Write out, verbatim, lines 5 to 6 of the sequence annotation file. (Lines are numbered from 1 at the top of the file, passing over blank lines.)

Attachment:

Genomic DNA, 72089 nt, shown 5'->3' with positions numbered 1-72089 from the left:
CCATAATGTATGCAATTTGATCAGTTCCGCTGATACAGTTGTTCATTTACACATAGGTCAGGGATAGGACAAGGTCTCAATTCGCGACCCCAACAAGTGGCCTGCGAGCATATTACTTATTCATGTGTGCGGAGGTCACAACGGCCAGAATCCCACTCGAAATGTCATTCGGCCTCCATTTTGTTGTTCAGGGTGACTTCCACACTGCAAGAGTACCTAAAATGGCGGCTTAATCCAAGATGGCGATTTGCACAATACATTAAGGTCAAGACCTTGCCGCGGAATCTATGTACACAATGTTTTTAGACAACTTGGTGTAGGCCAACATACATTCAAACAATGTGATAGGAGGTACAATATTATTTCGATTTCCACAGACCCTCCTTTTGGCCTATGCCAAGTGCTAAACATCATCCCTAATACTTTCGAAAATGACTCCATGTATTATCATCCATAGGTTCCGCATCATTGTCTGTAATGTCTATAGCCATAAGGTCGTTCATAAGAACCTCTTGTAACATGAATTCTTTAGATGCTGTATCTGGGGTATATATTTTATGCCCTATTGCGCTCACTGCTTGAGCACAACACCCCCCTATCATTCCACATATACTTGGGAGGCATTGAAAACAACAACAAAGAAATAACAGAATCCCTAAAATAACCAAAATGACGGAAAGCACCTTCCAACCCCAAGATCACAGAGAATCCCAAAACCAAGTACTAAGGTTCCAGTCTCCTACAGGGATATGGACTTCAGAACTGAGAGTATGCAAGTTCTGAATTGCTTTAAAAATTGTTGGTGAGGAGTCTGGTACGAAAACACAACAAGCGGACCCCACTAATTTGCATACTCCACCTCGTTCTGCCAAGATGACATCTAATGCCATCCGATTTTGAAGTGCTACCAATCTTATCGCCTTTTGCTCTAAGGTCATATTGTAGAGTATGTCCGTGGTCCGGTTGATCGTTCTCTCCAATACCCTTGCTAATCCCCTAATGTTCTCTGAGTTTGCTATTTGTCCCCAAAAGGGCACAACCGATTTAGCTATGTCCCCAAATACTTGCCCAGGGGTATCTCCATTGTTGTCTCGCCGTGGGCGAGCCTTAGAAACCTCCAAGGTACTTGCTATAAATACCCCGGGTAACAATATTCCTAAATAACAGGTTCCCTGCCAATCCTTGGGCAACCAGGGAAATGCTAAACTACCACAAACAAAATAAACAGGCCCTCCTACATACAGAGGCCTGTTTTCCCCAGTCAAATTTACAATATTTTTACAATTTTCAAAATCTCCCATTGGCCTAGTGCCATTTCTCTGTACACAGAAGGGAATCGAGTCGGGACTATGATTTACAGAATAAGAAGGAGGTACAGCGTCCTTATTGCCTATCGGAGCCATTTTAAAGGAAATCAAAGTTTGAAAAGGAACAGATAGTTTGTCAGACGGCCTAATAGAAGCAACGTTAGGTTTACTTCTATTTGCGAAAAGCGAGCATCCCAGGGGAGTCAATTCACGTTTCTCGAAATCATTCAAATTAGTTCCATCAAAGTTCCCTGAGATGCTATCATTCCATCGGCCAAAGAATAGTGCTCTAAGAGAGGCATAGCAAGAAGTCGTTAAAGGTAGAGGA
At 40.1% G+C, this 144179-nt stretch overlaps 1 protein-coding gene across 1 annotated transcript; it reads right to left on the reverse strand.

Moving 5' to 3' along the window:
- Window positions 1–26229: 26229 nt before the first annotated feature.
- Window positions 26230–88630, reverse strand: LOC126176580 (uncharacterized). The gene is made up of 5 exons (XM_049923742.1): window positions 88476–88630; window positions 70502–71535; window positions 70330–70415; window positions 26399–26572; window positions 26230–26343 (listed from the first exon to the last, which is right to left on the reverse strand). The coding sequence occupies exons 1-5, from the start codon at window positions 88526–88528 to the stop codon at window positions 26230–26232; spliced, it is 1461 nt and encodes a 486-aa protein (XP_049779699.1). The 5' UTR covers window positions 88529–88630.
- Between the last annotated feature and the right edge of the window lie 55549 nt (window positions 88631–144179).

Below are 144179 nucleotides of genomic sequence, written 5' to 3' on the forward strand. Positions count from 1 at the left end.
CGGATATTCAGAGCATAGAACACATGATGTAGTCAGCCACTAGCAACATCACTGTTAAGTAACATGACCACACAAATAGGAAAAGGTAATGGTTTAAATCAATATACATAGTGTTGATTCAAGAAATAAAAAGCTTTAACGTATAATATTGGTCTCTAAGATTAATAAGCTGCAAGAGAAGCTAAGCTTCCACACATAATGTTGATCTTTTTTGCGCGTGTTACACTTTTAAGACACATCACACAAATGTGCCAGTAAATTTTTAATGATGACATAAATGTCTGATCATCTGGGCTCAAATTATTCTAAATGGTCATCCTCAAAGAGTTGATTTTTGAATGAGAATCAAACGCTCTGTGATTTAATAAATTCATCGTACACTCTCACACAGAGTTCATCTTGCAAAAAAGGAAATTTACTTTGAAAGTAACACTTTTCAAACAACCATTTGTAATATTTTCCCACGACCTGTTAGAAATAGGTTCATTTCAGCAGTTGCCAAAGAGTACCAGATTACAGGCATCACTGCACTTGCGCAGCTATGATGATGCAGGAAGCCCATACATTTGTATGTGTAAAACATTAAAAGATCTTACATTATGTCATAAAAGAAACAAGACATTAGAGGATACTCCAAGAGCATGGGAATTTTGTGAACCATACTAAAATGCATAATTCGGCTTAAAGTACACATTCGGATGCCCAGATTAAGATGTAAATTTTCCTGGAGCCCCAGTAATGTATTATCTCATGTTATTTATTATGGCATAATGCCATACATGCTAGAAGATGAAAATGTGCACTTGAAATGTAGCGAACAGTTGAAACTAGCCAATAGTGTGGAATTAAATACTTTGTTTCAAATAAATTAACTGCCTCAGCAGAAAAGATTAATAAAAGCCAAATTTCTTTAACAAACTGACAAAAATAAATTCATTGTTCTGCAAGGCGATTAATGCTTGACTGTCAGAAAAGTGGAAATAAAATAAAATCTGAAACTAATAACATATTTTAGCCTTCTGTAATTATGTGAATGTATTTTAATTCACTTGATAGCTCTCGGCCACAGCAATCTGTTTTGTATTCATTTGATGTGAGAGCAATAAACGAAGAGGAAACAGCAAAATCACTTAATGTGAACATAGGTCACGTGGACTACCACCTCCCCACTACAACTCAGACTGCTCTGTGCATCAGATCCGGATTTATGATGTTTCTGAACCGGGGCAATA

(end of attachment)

- Window positions 1–26229: 26229 nt before the first annotated feature.
- Window positions 26230–88630, reverse strand: LOC126176580 (uncharacterized). The gene is made up of 5 exons (XM_049923742.1): window positions 88476–88630; window positions 70502–71535; window positions 70330–70415; window positions 26399–26572; window positions 26230–26343 (listed from the first exon to the last, which is right to left on the reverse strand). The coding sequence occupies exons 1-5, from the start codon at window positions 88526–88528 to the stop codon at window positions 26230–26232; spliced, it is 1461 nt and encodes a 486-aa protein (XP_049779699.1). The 5' UTR covers window positions 88529–88630.